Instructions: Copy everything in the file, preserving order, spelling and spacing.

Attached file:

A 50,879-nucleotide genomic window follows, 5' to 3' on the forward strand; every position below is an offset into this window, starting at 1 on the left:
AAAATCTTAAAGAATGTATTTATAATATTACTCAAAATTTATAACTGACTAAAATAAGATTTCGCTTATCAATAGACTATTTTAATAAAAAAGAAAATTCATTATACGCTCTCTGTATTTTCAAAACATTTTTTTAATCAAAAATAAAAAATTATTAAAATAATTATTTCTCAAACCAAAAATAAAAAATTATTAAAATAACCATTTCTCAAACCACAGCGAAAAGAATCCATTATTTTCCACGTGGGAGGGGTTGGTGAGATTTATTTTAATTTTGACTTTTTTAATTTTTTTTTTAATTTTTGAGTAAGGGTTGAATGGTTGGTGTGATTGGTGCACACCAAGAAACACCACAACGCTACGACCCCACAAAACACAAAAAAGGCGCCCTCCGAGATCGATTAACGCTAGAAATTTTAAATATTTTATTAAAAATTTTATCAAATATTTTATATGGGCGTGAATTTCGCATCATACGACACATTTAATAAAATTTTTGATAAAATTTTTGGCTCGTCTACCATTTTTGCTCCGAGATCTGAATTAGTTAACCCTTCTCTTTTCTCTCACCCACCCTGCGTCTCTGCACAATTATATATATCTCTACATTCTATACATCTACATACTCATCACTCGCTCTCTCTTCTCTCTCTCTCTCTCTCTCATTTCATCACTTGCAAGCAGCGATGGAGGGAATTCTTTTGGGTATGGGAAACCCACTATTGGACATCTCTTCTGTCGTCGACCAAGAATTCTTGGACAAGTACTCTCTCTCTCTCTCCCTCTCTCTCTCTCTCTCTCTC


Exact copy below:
A 50,879-nucleotide genomic window follows, 5' to 3' on the forward strand; every position below is an offset into this window, starting at 1 on the left:
AAAATCTTAAAGAATGTATTTATAATATTACTCAAAATTTATAACTGACTAAAATAAGATTTCGCTTATCAATAGACTATTTTAATAAAAAAGAAAATTCATTATACGCTCTCTGTATTTTCAAAACATTTTTTTAATCAAAAATAAAAAATTATTAAAATAATTATTTCTCAAACCAAAAATAAAAAATTATTAAAATAACCATTTCTCAAACCACAGCGAAAAGAATCCATTATTTTCCACGTGGGAGGGGTTGGTGAGATTTATTTTAATTTTGACTTTTTTAATTTTTTTTTTAATTTTTGAGTAAGGGTTGAATGGTTGGTGTGATTGGTGCACACCAAGAAACACCACAACGCTACGACCCCACAAAACACAAAAAAGGCGCCCTCCGAGATCGATTAACGCTAGAAATTTTAAATATTTTATTAAAAATTTTATCAAATATTTTATATGGGCGTGAATTTCGCATCATACGACACATTTAATAAAATTTTTGATAAAATTTTTGGCTCGTCTACCATTTTTGCTCCGAGATCTGAATTAGTTAACCCTTCTCTTTTCTCTCACCCACCCTGCGTCTCTGCACAATTATATATATCTCTACATTCTATACATCTACATACTCATCACTCGCTCTCTCTTCTCTCTCTCTCTCTCTCTCATTTCATCACTTGCAAGCAGCGATGGAGGGAATTCTTTTGGGTATGGGAAACCCACTATTGGACATCTCTTCTGTCGTCGACCAAGAATTCTTGGACAAGTACTCTCTCTCTCTCTCCCTCTCTCTCTCTCTCTCTCTC